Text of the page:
Dog Health & More
Canines of the Belgian Malinois dog breed were originally bred to be herding dogs. Today, they also work as police dogs, protection dogs, and family companions. In the hands of an experienced dog person, they are intense, intelligent and athletic companions.
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The Belgian Malinois (pronounced MAL-in-wah) is a medium-size Belgian shepherd dog that at first glance resembles a German Shepherd Dog. Malinois are shorthaired, fawn-colored dogs with a black mask. They are one of four types of Belgian herding dogs, and have been shown in the U.S. as a separate breed since 1959.
Originally developed in Malines, Belgium, Malinois have a great deal of stamina and truly enjoy working. They are intelligent and very active dogs that excel at many tasks. In addition to herding, they also do well with police work, search and rescue, and in performance events, such as agility.
People who are not familiar with the Malinois often confuse him with the German Shepherd Dog (GSD), but there are significant differences in the body structure and temperament of the two breeds. Malinois are smaller dogs with lighter bones. They stand with their weight well on their toes, which gives them a square body profile, while today's GSD has a long, sloping back and carries his weight flatter on his feet.
Malinois are fawn-colored, red, or brown, and the tips of their hair are black, while the GSD is usually tan with a black saddle. Additionally, the Malinois has a more refined, chiseled head that the GSD and smaller, more triangular ears.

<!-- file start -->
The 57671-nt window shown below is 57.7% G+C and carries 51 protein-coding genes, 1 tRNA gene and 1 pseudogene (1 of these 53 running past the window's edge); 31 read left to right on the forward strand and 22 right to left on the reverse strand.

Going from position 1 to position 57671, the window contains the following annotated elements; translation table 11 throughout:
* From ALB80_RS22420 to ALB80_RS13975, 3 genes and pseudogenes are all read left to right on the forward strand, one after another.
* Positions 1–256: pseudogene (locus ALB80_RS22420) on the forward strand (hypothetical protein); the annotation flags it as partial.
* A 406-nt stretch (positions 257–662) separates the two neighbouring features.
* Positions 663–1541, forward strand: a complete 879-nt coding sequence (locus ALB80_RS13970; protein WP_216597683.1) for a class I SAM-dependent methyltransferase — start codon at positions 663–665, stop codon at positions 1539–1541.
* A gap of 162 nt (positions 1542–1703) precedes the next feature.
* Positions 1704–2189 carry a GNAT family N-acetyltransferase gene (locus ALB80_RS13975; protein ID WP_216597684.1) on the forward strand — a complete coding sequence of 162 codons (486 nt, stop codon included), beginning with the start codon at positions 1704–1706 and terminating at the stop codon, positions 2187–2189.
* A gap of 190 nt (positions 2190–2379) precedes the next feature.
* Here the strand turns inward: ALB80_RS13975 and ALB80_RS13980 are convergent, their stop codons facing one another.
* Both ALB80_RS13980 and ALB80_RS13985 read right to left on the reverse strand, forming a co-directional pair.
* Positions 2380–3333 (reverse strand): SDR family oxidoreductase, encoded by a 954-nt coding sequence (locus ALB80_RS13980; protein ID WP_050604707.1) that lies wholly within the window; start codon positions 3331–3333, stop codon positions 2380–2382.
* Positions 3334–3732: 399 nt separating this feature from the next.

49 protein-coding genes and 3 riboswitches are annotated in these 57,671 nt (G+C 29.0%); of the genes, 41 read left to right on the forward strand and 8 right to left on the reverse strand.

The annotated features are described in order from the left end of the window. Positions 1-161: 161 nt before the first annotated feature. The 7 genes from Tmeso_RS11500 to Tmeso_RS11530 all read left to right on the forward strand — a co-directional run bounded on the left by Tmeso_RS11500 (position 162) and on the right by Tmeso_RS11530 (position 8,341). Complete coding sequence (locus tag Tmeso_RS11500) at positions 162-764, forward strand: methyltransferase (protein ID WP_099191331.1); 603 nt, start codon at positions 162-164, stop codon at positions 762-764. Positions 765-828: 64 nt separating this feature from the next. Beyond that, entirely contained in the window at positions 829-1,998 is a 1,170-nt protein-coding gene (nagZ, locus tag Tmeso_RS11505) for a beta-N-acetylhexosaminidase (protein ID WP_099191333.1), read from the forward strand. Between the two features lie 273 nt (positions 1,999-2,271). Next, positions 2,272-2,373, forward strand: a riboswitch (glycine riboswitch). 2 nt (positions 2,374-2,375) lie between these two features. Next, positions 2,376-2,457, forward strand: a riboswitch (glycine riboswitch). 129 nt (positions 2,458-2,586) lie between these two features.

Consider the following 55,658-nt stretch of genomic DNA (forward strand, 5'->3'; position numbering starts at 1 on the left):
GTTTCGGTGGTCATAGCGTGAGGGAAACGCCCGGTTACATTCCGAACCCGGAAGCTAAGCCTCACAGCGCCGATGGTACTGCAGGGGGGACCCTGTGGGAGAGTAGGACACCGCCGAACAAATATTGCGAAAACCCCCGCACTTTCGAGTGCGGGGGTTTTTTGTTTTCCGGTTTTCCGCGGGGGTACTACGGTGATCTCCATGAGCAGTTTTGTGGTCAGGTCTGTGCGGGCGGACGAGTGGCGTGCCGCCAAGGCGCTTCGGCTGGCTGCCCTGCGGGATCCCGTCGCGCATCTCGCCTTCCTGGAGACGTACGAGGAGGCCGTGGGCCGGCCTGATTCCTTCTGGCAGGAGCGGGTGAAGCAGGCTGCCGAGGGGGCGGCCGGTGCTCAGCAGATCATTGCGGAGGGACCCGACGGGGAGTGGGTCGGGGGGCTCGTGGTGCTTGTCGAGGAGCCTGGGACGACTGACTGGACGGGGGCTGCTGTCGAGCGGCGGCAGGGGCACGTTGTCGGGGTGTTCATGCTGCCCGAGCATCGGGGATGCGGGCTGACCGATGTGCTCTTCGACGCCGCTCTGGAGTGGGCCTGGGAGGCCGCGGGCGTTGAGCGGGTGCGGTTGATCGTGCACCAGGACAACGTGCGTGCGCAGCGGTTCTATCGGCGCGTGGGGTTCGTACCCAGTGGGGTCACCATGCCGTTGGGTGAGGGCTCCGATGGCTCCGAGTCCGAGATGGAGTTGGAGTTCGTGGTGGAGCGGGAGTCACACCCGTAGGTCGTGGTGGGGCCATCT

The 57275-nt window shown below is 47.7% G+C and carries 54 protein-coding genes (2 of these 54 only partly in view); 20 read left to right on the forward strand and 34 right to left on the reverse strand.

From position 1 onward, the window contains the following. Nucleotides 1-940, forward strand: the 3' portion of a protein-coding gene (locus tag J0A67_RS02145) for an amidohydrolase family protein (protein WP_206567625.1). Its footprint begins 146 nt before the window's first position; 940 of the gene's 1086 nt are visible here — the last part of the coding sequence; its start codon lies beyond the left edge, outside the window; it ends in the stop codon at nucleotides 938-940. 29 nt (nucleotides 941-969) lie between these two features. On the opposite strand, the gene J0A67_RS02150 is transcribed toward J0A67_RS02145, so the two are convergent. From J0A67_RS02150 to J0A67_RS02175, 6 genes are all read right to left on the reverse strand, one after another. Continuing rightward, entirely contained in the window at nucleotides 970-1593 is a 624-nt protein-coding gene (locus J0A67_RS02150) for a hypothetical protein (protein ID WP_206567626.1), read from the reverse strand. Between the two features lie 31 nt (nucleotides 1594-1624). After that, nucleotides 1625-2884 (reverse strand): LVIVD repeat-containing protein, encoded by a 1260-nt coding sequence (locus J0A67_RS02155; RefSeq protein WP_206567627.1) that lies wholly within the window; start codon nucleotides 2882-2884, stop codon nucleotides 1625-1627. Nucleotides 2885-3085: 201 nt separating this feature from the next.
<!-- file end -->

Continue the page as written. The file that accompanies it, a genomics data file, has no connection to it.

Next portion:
Many think that the Malinois is more alert and quicker to respond than the GSD. They're also very sensitive dogs that don't respond well to harsh training methods. Some Malinois are friendly and assertive, but others are reserved and aloof with strangers. They should never have a fearful or aggressive temperament. Because of their energy level and sensitivity, Malinois are recommended only for people who have previously owned dogs and have experience with dog training. Malinois are very intense dogs who like to be included in all of the family activities. They aren't well suited for people who work long hours or must travel often, leaving their dog at home.
If you have decided that the Malinois is the breed for you, you should expose yours to many different people, dogs, other animals and situations as early as possible. Puppy kindergarten classes are recommended for your Malinois puppy, followed by obedience training class.
Malinois are quick learners and eager to do whatever their people ask of them. They excel are obedience, tracking, agility, flyball, herding, showing, Schutzhund and other protection sports, search and rescue, and police work. Trainers describe them as having a high "play drive," which means that they love to play, and about anything you ask them to do is play to them.
But the Malinois' owner should never forget that this is a breed that was developed to protect and herd. Poorly bred Malinois or ones that have been poorly socialized may be aggressive out of fear or shyness. Additionally, although well-socialized Malinois are good with children, especially if they are raised with them, they may have a tendency to nip at their heels and try to herd them when playing.